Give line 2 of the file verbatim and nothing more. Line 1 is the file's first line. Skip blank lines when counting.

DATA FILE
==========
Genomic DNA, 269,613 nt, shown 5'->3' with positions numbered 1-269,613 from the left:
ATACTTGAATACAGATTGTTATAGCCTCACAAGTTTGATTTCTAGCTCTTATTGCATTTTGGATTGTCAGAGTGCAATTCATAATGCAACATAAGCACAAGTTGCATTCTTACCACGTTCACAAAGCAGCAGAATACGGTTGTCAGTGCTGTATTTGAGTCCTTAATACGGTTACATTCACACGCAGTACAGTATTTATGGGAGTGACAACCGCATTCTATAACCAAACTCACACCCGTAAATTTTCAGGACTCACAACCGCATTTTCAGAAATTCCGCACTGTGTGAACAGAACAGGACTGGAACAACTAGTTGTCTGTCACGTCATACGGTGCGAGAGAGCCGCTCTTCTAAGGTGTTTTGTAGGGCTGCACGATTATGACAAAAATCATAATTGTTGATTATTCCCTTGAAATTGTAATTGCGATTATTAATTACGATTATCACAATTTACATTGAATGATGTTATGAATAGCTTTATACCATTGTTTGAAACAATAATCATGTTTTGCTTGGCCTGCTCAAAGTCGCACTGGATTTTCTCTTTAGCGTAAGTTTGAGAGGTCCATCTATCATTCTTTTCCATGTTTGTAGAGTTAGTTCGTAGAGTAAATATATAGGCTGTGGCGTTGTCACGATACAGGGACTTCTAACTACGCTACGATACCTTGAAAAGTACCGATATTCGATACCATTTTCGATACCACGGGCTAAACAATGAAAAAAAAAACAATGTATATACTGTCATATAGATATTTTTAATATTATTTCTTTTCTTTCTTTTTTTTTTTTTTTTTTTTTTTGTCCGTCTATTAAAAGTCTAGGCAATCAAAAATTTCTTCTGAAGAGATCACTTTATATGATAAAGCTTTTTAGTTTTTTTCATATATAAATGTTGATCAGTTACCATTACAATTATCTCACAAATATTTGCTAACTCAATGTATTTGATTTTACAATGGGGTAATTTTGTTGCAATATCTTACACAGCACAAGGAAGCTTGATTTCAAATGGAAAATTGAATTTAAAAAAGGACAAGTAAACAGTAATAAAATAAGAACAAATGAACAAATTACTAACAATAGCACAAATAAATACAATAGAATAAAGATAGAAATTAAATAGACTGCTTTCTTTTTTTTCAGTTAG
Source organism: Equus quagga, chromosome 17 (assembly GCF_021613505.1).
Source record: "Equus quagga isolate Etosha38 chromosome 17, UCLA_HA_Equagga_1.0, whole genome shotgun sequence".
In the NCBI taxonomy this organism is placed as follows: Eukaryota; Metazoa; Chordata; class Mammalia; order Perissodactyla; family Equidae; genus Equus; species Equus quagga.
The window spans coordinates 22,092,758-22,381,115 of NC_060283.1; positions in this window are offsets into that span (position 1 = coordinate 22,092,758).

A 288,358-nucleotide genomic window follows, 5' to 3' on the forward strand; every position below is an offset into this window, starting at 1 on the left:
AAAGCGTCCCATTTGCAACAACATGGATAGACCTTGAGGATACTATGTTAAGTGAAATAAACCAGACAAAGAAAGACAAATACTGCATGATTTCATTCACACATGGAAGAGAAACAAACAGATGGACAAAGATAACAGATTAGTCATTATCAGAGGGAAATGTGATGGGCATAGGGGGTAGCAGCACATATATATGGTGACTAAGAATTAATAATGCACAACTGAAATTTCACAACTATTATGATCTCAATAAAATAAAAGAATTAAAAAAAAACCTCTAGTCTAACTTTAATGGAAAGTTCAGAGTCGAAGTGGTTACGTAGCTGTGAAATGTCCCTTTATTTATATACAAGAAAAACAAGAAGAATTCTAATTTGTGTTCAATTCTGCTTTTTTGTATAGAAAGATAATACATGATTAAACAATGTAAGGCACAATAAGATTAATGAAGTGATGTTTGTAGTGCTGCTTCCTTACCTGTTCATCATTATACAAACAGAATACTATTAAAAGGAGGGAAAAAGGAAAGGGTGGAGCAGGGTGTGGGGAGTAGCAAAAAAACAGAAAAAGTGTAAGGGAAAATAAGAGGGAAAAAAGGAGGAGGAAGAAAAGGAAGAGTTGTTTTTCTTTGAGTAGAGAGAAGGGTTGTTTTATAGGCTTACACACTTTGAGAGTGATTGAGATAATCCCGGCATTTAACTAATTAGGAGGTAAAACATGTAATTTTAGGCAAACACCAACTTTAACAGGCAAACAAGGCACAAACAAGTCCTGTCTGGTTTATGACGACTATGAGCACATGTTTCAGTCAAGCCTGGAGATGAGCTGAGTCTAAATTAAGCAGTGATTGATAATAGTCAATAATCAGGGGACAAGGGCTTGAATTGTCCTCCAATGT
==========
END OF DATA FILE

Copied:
ATACTTGAATACAGATTGTTATAGCCTCACAAGTTTGATTTCTAGCTCTTATTGCATTTTGGATTGTCAGAGTGCAATTCATAATGCAACATAAGCACAAGTTGCATTCTTACCACGTTCACAAAGCAGCAGAATACGGTTGTCAGTGCTGTATTTGAGTCCTTAATACGGTTACATTCACACGCAGTACAGTATTTATGGGAGTGACAACCGCATTCTATAACCAAACTCACACCCGTAAATTTTCAGGACTCACAACCGCATTTTCAGAAATTCCGCACTGTGTGAACAGAACAGGACTGGAACAACTAGTTGTCTGTCACGTCATACGGTGCGAGAGAGCCGCTCTTCTAAGGTGTTTTGTAGGGCTGCACGATTATGACAAAAATCATAATTGTTGATTATTCCCTTGAAATTGTAATTGCGATTATTAATTACGATTATCACAATTTACATTGAATGATGTTATGAATAGCTTTATACCATTGTTTGAAACAATAATCATGTTTTGCTTGGCCTGCTCAAAGTCGCACTGGATTTTCTCTTTAGCGTAAGTTTGAGAGGTCCATCTATCATTCTTTTCCATGTTTGTAGAGTTAGTTCGTAGAGTAAATATATAGGCTGTGGCGTTGTCACGATACAGGGACTTCTAACTACGCTACGATACCTTGAAAAGTACCGATATTCGATACCATTTTCGATACCACGGGCTAAACAATGAAAAAAAAAACAATGTATATACTGTCATATAGATATTTTTAATATTATTTCTTTTCTTTCTTTTTTTTTTTTTTTTTTTTTTTGTCCGTCTATTAAAAGTCTAGGCAATCAAAAATTTCTTCTGAAGAGATCACTTTATATGATAAAGCTTTTTAGTTTTTTTCATATATAAATGTTGATCAGTTACCATTACAATTATCTCACAAATATTTGCTAACTCAATGTATTTGATTTTACAATGGGGTAATTTTGTTGCAATATCTTACACAGCACAAGGAAGCTTGATTTCAAATGGAAAATTGAATTTAAAAAAGGACAAGTAAACAGTAATAAAATAAGAACAAATGAACAAATTACTAACAATAGCACAAATAAATACAATAGAATAAAGATAGAAATTAAATAGACTGCTTTCTTTTTTTTCAGTTAG